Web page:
She had moist eyes when we spoke. Yet there something inside her that had gone absolutely cold. I could never fathom that. I repulsed.

Years went by. Then I got her wedding invite. It was an email perhaps. Or a facebook invite, can't remember. But my mother who had been asking about her from time to time was overjoyed and  asked me to get in touch again. Hence I congratulated her. She asked me to come over.

Recalling now, that was some phase in my life as well. I needed some getting away. I had already decided to be somewhere else on the Sunday she was getting married. And nothing could be done about that. So before taking the train on Friday night, I squeezed in sometime in lunch hour to visit her house again. I drove to the gift shop and bought perfumes: His and Hers. I can even recall the brand, perhaps Nike. Then since I was already due back at work and had a terrible whoreface boss, I sped to her home just to handover the gifts and return.

But she kept me. We sat on the same dining table we did as kids. She had henna on her hands and hair tied in a bun like she had no more fucks to give. She was very perturbed that day due to all the wedding related stress. Yet she smiled and drank coconut water as I ate lunch, rice and dal and something else. A bowl of mango pickle sat in the middle of the table. And then ten minutes after there was juice with ice cubes.


Sitting here after a score of years, on the terrace of my current house, trying to gather the courage to take on tomorrow, I remembered suddenly, something.

A picnic we had had on the roof as children. It was our ancestral house. Not much of it remains now. But back then, it had quite a glory. It was summer night. Moonlight had spread across the roof from corner to corner. Half of it was covered by a champak tree. The other half was lined with summer flowers, rosemallows and lilies and jasmine. Fragrance from a distant rangoon creeper filled the cool air.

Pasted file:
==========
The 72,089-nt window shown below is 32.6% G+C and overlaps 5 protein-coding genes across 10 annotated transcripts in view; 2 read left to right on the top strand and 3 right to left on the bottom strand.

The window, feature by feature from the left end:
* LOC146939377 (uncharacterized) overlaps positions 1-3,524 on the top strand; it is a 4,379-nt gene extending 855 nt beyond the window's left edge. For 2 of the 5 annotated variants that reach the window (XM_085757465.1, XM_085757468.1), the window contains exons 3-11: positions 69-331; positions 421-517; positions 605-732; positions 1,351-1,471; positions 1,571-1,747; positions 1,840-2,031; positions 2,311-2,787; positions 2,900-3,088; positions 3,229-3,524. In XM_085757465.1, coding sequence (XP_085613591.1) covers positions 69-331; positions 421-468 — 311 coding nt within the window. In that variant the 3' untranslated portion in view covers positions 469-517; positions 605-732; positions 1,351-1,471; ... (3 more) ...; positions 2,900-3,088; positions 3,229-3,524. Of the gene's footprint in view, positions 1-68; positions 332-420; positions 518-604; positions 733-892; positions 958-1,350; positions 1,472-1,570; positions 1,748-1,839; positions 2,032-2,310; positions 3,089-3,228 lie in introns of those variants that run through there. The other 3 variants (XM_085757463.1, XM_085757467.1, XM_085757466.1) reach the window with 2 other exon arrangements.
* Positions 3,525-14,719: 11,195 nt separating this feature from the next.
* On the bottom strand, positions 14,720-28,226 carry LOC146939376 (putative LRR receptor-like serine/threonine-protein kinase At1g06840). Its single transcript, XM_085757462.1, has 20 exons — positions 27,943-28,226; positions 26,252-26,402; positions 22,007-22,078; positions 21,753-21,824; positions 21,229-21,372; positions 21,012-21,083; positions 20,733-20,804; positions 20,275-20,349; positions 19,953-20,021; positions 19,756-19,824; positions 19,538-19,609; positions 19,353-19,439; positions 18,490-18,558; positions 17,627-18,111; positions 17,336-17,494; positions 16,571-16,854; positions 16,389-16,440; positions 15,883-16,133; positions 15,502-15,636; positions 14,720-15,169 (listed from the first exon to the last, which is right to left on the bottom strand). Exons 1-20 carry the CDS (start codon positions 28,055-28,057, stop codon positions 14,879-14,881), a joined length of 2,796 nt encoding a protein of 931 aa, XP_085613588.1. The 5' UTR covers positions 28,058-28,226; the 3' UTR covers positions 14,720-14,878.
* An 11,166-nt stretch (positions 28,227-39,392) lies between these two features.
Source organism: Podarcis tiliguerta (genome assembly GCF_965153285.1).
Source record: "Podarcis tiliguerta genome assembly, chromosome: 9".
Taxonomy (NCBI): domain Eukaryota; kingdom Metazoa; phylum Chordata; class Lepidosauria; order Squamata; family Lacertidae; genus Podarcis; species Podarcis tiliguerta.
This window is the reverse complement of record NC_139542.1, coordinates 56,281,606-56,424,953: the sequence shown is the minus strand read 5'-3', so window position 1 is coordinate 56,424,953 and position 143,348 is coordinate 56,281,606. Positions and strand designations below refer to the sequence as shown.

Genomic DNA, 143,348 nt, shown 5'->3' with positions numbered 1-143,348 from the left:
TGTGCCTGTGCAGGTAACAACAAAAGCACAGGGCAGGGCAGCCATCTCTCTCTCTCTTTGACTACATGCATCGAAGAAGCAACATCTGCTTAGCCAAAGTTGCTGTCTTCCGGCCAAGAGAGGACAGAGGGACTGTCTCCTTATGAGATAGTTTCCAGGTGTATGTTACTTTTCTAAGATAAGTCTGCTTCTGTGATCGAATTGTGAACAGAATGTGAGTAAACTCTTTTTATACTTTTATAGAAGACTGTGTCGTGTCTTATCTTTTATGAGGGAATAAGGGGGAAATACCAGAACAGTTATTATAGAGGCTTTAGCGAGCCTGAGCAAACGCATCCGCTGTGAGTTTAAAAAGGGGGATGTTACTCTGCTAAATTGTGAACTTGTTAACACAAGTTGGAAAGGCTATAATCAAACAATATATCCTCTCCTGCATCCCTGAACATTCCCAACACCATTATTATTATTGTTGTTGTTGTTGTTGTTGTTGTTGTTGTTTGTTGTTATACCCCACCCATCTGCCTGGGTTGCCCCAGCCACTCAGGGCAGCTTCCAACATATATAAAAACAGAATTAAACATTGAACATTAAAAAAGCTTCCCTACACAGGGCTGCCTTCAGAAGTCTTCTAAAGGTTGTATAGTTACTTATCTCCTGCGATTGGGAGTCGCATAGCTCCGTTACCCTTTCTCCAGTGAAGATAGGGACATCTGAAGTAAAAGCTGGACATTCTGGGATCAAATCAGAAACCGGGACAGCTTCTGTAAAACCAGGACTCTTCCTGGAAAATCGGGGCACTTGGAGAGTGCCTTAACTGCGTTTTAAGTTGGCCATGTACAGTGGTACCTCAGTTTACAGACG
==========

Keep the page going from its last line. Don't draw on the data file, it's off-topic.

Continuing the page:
Summer days back then weren't as tough as they are now. Nevertheless they were tough. Being at home for long vacations, on hot mattresses with ceiling fans not doing their jobs enough was difficult for a gang of cousins. So when afternoon came nothing could stop us.

That week in the vacation was different though and we had to be on our best behavior. Because some more cousins from the city were going to spend time in the country with us. Fish in the pond, bathe in the river, pluck flowers in the morning, things like that. I was afraid we wouldn't get along well. I was the eldest amongst the ones at home. The visiting ones were all older than me.

First cousins, second cousins, half cousins, step cousins, if you know what I mean. Hands of friendship and bonhomie had to be extended from both sides by multiple set of parents. We all ate lunches and dinners sitting on the courtyard floor, as if it was a daily feast or something. At nights, we washed the roof and slept under the stars listening to some cousin or the other reciting a story about ghosts or theives. On one such night, someone suggested we have a feast the next day.

Since it would be cumbersome to clean a patch in the jungle nearby and dig a hearth there, and risky too because of a wild animal or two, we decided to have it on the roof. Someone from the kitchen below lent us a kerosene stove and someone fixed a light bulb on the TV antenna because moonlight would clearly not be enough for cooking.

There were almost a dozen of us washing and chopping and a few of us cooking. After a long wait, the tangy chickpea curry fashioned as a chaat and the omelettes were ready and we were served on steel plates and not on banana leaves for a change. We scattered all over the roof to our favorite places and chomped off the meal feeling extremely content.

After that I never met any of those cousins. Funny, how fast we grow up. Ridiculous, how fast time passes and yet how excruciatingly slow it mostly feels. But the craziest of all things is how these memories resurface mostly in the nick of time to give you the random courage to face. You know. Tomorrow.


It hasn't been that long, has it
If I try now, fiddle my toes in sand
I will find the bottom below the slush, won't I
This ain't bottomless, a thing, is it

I am willing to see colors again
And smell happy vibes in the air
I am ready to believe again
In stories that I have been told so long

I gather it's never too late
But do they mean it enough
When they say it this way
Can I undo some and truly choose to begin again